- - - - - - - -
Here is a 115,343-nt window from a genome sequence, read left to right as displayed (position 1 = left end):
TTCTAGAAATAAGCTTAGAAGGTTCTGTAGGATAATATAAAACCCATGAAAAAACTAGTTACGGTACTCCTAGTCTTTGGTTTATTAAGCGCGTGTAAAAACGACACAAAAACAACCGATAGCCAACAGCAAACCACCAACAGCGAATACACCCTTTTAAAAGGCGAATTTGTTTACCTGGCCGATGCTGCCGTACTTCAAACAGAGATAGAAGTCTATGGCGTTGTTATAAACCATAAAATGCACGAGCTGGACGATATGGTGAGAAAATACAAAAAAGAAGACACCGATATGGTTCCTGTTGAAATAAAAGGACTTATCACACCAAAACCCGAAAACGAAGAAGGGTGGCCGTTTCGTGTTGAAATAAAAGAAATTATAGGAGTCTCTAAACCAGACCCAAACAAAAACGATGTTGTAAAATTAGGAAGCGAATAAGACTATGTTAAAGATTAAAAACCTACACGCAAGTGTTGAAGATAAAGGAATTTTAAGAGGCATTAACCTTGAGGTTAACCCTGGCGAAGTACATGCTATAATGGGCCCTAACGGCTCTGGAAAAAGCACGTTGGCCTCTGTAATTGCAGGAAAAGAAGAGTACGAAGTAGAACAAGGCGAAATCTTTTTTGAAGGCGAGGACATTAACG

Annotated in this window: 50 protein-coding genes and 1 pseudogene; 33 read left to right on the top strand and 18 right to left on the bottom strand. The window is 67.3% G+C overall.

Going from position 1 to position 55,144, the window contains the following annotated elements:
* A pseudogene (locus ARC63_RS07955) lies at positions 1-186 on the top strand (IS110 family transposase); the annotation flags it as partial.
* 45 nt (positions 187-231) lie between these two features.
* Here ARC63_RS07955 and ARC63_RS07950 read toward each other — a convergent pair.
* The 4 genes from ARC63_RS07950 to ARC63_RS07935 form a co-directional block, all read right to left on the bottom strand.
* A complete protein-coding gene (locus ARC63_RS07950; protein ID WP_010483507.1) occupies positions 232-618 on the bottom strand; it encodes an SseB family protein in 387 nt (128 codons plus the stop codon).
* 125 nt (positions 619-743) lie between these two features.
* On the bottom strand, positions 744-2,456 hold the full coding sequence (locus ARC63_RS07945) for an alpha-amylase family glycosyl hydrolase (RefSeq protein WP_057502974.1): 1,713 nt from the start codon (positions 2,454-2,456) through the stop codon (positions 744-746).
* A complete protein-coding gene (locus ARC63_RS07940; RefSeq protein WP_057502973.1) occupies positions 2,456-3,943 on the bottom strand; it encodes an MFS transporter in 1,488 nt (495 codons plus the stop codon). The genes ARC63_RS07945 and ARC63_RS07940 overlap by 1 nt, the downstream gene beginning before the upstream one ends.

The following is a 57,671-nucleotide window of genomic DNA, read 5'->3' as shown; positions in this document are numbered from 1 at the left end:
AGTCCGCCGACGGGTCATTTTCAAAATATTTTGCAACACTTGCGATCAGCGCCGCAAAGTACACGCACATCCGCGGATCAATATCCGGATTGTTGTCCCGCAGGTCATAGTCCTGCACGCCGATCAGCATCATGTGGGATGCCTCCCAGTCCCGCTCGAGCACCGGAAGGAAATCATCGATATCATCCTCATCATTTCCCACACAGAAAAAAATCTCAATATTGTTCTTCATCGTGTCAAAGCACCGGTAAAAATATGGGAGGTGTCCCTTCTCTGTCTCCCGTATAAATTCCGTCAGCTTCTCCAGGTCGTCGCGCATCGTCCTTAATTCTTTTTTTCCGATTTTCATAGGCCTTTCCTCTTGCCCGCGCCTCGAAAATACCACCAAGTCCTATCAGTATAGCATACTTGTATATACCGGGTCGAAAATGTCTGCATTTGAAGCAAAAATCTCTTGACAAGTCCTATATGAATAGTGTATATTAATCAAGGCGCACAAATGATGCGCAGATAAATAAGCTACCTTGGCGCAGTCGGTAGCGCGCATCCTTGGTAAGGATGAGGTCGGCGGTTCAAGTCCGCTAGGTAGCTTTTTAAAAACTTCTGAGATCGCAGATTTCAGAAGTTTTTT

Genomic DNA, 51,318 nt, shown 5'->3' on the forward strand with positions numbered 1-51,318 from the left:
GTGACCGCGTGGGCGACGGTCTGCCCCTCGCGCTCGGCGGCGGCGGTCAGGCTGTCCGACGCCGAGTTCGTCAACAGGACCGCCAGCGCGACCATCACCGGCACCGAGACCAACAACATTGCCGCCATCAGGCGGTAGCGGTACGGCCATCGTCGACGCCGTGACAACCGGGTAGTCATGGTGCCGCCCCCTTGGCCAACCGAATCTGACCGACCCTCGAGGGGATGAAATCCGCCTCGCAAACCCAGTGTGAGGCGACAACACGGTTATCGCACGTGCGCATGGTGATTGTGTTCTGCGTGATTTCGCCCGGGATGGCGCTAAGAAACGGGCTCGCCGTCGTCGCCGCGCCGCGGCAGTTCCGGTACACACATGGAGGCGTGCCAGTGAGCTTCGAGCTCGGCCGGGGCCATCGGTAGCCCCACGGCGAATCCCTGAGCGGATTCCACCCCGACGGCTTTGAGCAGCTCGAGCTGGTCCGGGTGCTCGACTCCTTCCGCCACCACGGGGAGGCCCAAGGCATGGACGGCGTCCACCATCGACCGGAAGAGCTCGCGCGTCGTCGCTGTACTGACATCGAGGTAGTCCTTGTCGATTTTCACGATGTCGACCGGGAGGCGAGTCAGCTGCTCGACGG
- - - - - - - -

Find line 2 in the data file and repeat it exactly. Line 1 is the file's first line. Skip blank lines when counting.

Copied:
TTCTAGAAATAAGCTTAGAAGGTTCTGTAGGATAATATAAAACCCATGAAAAAACTAGTTACGGTACTCCTAGTCTTTGGTTTATTAAGCGCGTGTAAAAACGACACAAAAACAACCGATAGCCAACAGCAAACCACCAACAGCGAATACACCCTTTTAAAAGGCGAATTTGTTTACCTGGCCGATGCTGCCGTACTTCAAACAGAGATAGAAGTCTATGGCGTTGTTATAAACCATAAAATGCACGAGCTGGACGATATGGTGAGAAAATACAAAAAAGAAGACACCGATATGGTTCCTGTTGAAATAAAAGGACTTATCACACCAAAACCCGAAAACGAAGAAGGGTGGCCGTTTCGTGTTGAAATAAAAGAAATTATAGGAGTCTCTAAACCAGACCCAAACAAAAACGATGTTGTAAAATTAGGAAGCGAATAAGACTATGTTAAAGATTAAAAACCTACACGCAAGTGTTGAAGATAAAGGAATTTTAAGAGGCATTAACCTTGAGGTTAACCCTGGCGAAGTACATGCTATAATGGGCCCTAACGGCTCTGGAAAAAGCACGTTGGCCTCTGTAATTGCAGGAAAAGAAGAGTACGAAGTAGAACAAGGCGAAATCTTTTTTGAAGGCGAGGACATTAACG